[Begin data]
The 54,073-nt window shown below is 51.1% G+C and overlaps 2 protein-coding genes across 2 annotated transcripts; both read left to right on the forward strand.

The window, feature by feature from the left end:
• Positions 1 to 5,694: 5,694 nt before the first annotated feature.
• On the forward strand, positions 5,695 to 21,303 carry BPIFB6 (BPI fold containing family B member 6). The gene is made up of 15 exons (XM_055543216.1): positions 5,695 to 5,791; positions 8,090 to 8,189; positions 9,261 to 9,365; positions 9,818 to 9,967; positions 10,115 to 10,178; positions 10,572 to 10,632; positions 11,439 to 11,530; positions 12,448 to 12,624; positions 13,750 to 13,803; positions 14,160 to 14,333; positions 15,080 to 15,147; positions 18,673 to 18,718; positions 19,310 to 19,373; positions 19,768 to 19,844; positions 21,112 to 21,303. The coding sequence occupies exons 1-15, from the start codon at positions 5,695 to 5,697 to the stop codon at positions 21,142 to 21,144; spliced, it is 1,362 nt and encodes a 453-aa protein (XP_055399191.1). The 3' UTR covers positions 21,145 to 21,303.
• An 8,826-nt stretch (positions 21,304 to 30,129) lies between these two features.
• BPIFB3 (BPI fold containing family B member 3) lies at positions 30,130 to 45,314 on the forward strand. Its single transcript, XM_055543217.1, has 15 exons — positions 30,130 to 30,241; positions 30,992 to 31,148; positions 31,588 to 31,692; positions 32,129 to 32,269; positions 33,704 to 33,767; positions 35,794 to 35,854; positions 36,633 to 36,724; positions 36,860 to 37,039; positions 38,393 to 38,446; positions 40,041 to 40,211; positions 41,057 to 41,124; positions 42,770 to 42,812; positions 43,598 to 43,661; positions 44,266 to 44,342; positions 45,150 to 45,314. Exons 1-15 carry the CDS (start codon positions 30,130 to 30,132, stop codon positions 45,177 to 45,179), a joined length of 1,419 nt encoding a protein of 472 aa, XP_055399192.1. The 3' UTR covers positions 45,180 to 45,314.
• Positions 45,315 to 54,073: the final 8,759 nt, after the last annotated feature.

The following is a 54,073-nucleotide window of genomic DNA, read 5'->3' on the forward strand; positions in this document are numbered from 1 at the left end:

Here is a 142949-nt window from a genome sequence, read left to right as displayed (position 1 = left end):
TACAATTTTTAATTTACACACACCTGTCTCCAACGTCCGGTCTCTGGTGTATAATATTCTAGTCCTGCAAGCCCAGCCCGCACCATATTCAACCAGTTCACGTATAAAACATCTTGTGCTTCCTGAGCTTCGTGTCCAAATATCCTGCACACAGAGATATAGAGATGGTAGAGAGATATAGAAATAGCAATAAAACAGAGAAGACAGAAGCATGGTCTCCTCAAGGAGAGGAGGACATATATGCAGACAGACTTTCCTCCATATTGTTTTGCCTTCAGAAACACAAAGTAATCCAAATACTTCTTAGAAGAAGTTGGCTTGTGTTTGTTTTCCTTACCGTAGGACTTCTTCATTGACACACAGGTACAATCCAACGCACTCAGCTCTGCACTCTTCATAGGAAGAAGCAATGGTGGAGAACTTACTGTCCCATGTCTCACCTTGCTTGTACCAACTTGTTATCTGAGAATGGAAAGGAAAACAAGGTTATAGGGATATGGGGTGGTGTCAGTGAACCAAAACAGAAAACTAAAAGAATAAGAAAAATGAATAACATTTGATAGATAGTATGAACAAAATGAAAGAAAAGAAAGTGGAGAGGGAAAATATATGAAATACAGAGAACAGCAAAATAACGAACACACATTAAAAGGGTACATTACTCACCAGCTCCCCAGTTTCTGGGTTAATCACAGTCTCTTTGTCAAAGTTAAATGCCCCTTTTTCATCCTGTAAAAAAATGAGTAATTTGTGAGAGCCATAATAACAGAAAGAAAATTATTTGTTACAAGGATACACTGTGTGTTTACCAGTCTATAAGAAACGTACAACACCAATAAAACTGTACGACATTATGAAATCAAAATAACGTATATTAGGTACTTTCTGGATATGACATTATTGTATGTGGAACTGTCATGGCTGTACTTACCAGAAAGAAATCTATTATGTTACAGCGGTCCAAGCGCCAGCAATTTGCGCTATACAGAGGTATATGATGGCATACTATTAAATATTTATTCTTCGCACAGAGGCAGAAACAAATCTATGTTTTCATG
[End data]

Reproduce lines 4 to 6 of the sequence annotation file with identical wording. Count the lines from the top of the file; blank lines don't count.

• On the forward strand, positions 5,695 to 21,303 carry BPIFB6 (BPI fold containing family B member 6). The gene is made up of 15 exons (XM_055543216.1): positions 5,695 to 5,791; positions 8,090 to 8,189; positions 9,261 to 9,365; positions 9,818 to 9,967; positions 10,115 to 10,178; positions 10,572 to 10,632; positions 11,439 to 11,530; positions 12,448 to 12,624; positions 13,750 to 13,803; positions 14,160 to 14,333; positions 15,080 to 15,147; positions 18,673 to 18,718; positions 19,310 to 19,373; positions 19,768 to 19,844; positions 21,112 to 21,303. The coding sequence occupies exons 1-15, from the start codon at positions 5,695 to 5,697 to the stop codon at positions 21,142 to 21,144; spliced, it is 1,362 nt and encodes a 453-aa protein (XP_055399191.1). The 3' UTR covers positions 21,145 to 21,303.
• An 8,826-nt stretch (positions 21,304 to 30,129) lies between these two features.
• BPIFB3 (BPI fold containing family B member 3) lies at positions 30,130 to 45,314 on the forward strand. Its single transcript, XM_055543217.1, has 15 exons — positions 30,130 to 30,241; positions 30,992 to 31,148; positions 31,588 to 31,692; positions 32,129 to 32,269; positions 33,704 to 33,767; positions 35,794 to 35,854; positions 36,633 to 36,724; positions 36,860 to 37,039; positions 38,393 to 38,446; positions 40,041 to 40,211; positions 41,057 to 41,124; positions 42,770 to 42,812; positions 43,598 to 43,661; positions 44,266 to 44,342; positions 45,150 to 45,314. Exons 1-15 carry the CDS (start codon positions 30,130 to 30,132, stop codon positions 45,177 to 45,179), a joined length of 1,419 nt encoding a protein of 472 aa, XP_055399192.1. The 3' UTR covers positions 45,180 to 45,314.